- Administration records 1888-1960
- Financial records 1888-1967
- Production records 1888-1969
- Staff records 1893-1973
- Photographs 1907-1969
- Plans 1957-1973
Records of R Y Pickering & Co Ltd, railway rolling stock manufacturers, Wishaw, North Lanarkshire, Scotland
- This material is held at
- ReferenceGB 248 UGD 012
- Dates of Creation1888-1973
- Name of Creator
- Physical Description13.2 metresThere are no physical characteristics that affect the use of this material
Scope and Content
Administrative / Biographical History
In 1864 , John Pickering , originally from Yorkshire, England, chose Netherton, Wishaw, North Lanarkshire, Scotland, as the site for his wagon works. His son, Robert Young Pickering ( 1841-1932 ) took over the business in 1878 . Activities at that date included wagon repair and hire but, increasingly, Robert Pickering became involved in the building of new wagons, steel framed from about 1897 , expanding the business to include a second depot at Rawyards, Airdrie, North Lanarkshire. By the late 1880s however, Pickering was in need of further capital for his ventures. So, he converted the company into a limited company as R Y Pickering & Co Ltd in 1888 with himself as managing director. On the formation of the company he was paid £4,000 in cash and £4,000 in shares (this being half of the nominal capital). However, the main sources of new finance were John Wilson, Lanarkshire coalmaster and wagon owner, J Kennedy, timber merchant and J Mitchell, banker.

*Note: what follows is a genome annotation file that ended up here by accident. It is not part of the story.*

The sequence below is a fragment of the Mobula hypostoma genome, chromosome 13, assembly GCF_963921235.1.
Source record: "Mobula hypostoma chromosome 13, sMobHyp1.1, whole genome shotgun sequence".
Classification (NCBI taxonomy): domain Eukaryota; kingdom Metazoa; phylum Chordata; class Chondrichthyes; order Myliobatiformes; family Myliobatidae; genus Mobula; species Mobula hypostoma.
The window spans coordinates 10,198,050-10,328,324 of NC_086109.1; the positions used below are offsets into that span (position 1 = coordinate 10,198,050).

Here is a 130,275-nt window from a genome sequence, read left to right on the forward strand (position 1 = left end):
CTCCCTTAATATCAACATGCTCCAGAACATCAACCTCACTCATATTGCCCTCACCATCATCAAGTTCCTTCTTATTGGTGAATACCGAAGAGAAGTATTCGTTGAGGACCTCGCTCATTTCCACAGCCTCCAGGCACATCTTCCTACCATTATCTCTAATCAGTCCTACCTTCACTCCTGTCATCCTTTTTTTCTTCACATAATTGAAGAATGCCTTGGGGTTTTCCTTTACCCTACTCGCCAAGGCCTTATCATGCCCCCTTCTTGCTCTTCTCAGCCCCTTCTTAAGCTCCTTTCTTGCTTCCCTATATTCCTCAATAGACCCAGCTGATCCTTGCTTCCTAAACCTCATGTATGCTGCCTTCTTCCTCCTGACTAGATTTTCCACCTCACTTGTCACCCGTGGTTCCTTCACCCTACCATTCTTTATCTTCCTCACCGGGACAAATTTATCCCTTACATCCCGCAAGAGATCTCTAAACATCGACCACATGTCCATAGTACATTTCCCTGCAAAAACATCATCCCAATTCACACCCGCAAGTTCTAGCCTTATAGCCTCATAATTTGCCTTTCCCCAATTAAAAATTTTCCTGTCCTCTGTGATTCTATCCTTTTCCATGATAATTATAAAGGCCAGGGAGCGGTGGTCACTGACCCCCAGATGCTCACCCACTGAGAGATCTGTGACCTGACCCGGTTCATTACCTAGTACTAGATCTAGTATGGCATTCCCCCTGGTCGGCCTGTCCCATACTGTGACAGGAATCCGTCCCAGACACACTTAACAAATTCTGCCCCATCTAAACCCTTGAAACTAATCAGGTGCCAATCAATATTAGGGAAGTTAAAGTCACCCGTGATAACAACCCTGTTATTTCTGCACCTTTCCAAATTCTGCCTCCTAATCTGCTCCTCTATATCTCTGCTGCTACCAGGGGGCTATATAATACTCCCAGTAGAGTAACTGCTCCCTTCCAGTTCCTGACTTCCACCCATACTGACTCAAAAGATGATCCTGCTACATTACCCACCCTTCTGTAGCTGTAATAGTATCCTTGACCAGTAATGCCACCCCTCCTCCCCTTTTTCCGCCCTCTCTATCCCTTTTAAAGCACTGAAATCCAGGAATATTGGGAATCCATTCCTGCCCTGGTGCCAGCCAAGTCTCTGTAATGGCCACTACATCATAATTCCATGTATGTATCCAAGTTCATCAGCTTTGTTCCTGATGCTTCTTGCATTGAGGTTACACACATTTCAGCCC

Robert Pickering was encouraged to go for rapid expansion by Dugald Drummond, locomotive superintendent of the Caledonian Railway. Drummond secured his own nominee, a Mr Robb, as works manager, but by 1891 the directors became dissatisfied by the low profits he was securing, in spite of his technical innovations, and he was replaced by James Steele. In 1900 , Robert Pickering sold 473 of his ordinary £10 shares, probably in order to finance the purchase of the Conheath estate in Dumfriesshire, Scotland, to John Wilson, making him the major shareholder. From 1901 competition became stronger, and orders from railway companies in Great Britain dropped, although the company was still producing, on average, 3,000 wagons each year. At the same time orders from South Africa and India increased and repair facilities in new depots at Thornton Junction, Fife, Scotland, and at Beighton, near Sheffield, England, did reasonable business. In 1904 , Pickering had secured the appointment of his son as company secretary. The main trend of his affairs, however, was unfavourable. A loss of £5,628 in 1909 was followed by an even more serious loss of £13,980 in 1910 . By 1911 , he personally owed the company at least £3,500. His son was told that his services were no longer required, and in 1911 , Robert Pickering was relieved of his position as managing director.